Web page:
Jeff, N8II of Shepherdstown, West Virginia reported last Sunday,
June 24:

"It would seem that magical things would happen with such a drastic
increase in SFI with low K index, but at times, especially around
1200-1300Z on 20M things have seemed pretty unchanged from SFI in
high 60s. I did work some EU and AS Russians, Finland, Israel, and
UN6P Kazakhstan around 0200-0300Z on 20 CW June 22. The next night
was not nearly as good. Then there was the opposite of all week
long, almost no Es on any band during FD on Saturday (15/10M dead at
2300Z) followed by tremendous Es on Sunday! More to follow.

"I did notice some improvement on 17M around 1300Z (signals still
quite weak vs. nil) and some late EU on 17M (could have been Es in

"The JAs have been loud but very few in number on 20 around 1200Z
and probably earlier."

In the Letters section of the July 2018 issue of QST, Bob Kozlarek,
WA2SQQ of Elmwood Park, New Jersey points out that "85% of my best
160-meter activity took place during the low part of the last solar
cycle. While 10, 15 and 20 meters were quiet, I was very active on
160, 75 and 40 meters. It's time to retune and start thinking about
making the best of these situations. Days without sunspots can be a
great time to explore new or seldom used bands or modes, such as 2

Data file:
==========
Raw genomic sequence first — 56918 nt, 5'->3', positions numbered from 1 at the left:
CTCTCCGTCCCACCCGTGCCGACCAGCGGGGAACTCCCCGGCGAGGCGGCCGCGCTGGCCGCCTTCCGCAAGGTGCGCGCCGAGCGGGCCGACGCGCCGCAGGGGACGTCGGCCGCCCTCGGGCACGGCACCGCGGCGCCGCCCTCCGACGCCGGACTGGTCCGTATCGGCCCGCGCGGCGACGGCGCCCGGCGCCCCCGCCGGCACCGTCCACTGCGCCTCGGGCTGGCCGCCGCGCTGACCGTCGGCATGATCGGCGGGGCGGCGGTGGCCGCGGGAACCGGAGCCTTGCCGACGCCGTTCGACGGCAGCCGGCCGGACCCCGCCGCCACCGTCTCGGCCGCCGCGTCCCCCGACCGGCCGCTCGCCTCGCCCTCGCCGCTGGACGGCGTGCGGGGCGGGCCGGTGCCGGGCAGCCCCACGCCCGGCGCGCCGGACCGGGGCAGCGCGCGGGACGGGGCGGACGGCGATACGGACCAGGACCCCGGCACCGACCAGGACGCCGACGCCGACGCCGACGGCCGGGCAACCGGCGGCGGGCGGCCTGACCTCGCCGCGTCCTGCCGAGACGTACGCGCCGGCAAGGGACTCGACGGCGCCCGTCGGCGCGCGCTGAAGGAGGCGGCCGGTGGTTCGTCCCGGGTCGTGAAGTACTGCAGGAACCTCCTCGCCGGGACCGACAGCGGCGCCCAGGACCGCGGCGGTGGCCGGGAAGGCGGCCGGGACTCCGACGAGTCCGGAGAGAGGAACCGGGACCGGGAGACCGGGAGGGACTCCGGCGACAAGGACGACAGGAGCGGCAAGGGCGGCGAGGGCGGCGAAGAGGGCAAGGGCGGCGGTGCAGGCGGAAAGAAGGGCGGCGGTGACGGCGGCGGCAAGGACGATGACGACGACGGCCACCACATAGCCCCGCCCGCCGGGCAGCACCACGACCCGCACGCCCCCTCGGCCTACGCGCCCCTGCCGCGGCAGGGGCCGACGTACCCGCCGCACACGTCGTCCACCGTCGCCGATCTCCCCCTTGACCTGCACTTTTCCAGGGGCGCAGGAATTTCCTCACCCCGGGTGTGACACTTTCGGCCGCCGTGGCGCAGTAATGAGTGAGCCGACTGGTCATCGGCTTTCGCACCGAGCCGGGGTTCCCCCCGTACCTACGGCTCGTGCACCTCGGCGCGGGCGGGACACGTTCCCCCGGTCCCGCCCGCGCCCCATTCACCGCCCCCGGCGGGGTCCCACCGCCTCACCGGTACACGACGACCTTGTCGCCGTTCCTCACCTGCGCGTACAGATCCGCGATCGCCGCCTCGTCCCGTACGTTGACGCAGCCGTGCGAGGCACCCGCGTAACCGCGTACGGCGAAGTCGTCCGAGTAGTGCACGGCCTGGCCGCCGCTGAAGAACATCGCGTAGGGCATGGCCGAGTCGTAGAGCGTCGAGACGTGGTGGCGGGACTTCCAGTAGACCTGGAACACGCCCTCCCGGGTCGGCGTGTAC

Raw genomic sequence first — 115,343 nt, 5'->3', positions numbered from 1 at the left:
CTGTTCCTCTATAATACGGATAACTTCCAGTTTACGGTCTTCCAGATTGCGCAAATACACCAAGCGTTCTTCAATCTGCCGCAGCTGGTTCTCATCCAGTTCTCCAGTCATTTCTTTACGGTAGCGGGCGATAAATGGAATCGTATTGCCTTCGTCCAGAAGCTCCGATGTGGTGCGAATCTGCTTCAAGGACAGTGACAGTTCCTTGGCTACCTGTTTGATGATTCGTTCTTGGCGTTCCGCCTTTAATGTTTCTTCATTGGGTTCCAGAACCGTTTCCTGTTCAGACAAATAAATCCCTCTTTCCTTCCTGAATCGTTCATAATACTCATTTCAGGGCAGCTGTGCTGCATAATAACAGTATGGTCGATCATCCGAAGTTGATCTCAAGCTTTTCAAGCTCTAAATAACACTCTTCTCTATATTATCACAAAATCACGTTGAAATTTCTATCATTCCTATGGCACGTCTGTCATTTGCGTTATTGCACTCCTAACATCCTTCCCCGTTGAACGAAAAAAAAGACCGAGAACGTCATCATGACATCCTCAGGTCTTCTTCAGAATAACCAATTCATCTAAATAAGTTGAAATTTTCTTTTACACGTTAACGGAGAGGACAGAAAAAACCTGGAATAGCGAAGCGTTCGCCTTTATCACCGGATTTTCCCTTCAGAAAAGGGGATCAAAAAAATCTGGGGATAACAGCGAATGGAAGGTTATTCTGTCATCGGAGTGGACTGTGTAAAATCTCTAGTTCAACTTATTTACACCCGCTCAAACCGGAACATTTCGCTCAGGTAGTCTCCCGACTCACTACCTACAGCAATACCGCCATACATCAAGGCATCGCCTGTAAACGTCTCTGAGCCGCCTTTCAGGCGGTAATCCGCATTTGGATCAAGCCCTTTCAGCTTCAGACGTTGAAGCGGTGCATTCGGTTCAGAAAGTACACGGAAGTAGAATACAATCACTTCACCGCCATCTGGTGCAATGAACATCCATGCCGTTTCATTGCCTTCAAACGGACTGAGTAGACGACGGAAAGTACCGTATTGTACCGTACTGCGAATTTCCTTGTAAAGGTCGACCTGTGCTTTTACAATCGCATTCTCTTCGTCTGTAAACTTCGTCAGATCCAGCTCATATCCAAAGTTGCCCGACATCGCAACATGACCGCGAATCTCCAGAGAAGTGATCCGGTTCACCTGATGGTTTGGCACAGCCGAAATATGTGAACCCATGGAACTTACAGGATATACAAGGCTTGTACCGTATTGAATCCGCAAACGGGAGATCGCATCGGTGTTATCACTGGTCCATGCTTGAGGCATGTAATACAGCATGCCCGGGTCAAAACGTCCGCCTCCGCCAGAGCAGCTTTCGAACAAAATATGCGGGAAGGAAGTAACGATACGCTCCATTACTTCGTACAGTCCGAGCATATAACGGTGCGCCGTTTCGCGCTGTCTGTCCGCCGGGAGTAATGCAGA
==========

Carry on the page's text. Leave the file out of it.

meters SSB and digital mobile radio."

If you would like to make a comment or have a tip for our readers,
email the author at, .

For more information concerning radio propagation, see the ARRL
Technical Information Service web page at, For an explanation of
numbers used in this bulletin, see

An archive of past propagation bulletins is at More good
information and tutorials on propagation are at

Monthly propagation charts between four USA regions and twelve
overseas locations are at

Instructions for starting or ending email distribution of ARRL
bulletins are at

Sunspot numbers for June 21 to 27, 2018 were 41, 41, 34, 16, 14, 12,
and 0, with a mean of 22.6. 10.7 cm flux was 81.5, 80.3, 77.1, 74.5,
72.8, 71.1, and 70, with a mean of 75.3. Estimated planetary A
indices were 3, 4, 16, 7, 12, 20, and 7, with a mean of 9.9.
Estimated mid-latitude A indices were 4, 4, 15, 8, 10, 17, and 7,
with a mean of 9.3.